US pledges to ensure African voices are ‘valued’

WINDHOEK, Namibia (AP) — U.S. first lady Jill Biden told an enthused crowd of Namibian leaders on Thursday that the futures of the U.S. and Africa are “intertwined,” saying that African voices and leadership are critical to solving the world’s most pressing challenges.

Biden spoke at a luncheon she hosted in her honor, which featured colorful singing and dancing, as well as drumming. her five-day visit to the continent, He shared with her how Namibia’s struggle to end apartheid inspired his decision to speak out as a U.S. Senator. Namibia was once under South Africa’s rule, and the government operated under an now-abolished system that allowed white minorities to rule.

“He understood then, as he does now, that our futures are intertwined,” the first lady told an audience of about 200 Namibian government officials, former Namibian first ladies, diplomats, nongovernmental organization and community-based leaders, United Nations staff and others.

Namibian first lady Monica Geingos told Biden that her visit was a “powerful” sign of friendship for a country that “needs work.” Geingos added that “one of the reasons Namibia doesn’t make international headlines is because it’s a functioning democracy with the fundamentals in place.”

Biden stated that she visited Namibia because of the friendship she made with Geingos during the time President Hage Geingob, the Namibian first lady, traveled to Washington last year to host a summit for African leaders.

“You know, sometimes you meet someone and you instantly know that you will be friends,” she said of Geingos, explaining how their “conversation and laughter came so easily.”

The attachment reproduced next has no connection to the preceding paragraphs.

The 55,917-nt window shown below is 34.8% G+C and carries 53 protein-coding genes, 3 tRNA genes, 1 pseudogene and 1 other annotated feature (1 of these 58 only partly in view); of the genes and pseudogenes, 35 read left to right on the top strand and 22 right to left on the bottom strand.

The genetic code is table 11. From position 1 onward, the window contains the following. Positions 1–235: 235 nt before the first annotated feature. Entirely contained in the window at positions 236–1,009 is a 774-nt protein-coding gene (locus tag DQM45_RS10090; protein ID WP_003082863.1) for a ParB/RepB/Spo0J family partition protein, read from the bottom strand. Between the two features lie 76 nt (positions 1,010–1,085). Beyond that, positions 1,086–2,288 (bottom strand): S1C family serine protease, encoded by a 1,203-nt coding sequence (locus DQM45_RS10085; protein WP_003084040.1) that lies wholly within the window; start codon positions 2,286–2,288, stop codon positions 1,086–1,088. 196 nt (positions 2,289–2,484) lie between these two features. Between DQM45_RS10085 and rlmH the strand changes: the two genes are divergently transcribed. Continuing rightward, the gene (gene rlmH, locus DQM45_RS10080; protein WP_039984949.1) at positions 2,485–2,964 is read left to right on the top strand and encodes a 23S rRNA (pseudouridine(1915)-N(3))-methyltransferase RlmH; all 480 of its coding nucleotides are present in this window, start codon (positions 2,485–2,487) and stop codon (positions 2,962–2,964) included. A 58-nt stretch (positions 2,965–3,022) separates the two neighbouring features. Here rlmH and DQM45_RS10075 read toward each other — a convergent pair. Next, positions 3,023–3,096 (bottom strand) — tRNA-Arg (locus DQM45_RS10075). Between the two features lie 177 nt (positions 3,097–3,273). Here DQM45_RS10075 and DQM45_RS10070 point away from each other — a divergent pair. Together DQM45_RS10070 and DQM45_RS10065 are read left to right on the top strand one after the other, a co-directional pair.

Biden ticked off climate change, economic inequality and strengthening democracy as among the world’s big challenges.

“African voices, African leadership and African innovation all are critical to addressing the most pressing global challenges and realizing the vision we all share, a world that is free,” she said.

“We’re committed to making sure that African countries not only have a voice” in international organizations like the U.N. Security Council “but that those voices are valued as equal partners, working side by side, to advance our shared priorities and empowering women and youth, strengthening global health and building economic prosperity,” she said.

Many African leaders feel like they are being ignored by the larger economies of the world.

Biden also praised Namibia’s progress in slowing the spread of HIV, the virus that causes AIDS, with U.S. funding and assistance through the President’s Emergency Plan for AIDS Relief. The program, also known as PEPFAR (President George W. Bush created it in 2003) and celebrates its 20th anniversary.

“You’ve slowed down the spread of HIV, making breakthroughs and supporting communities so that that disease is no longer a death sentence,” she said.

The U.S. has committed more than $100 billion to the global response to HIV/AIDS via PEPFAR. This is the largest single-nation commitment to a single disease. According to the U.S. State Department more than 25,000,000 lives have been saved around the world.

Biden visited Hope Initiative Southern Africa later Thursday. This non-governmental organization works to end hunger and poverty in marginalized communities throughout the region. PEPFAR funds some of its programs, including one to prevent new HIV infections, and another to combat gender-based violence. The first lady was scheduled to meet with several participants.

“None of us can heal the world’s wounds alone,” Biden said. “But when we join as partners, we see that liberty and wisdom, hope and compassion, they can cross borders, too.” We can all work together against injustice, and we can be the arms of hospitality, and the hands of kindness. If we fall, we can support each other and stand shoulder-to-shoulder.

After their visit to Namibia, Biden and Naomi Biden will travel to Kenya with Naomi Biden, her granddaughter. It is Biden’s sixth visit overall to the continent, but her first time as first lady. It’s also her first visit to Namibia.

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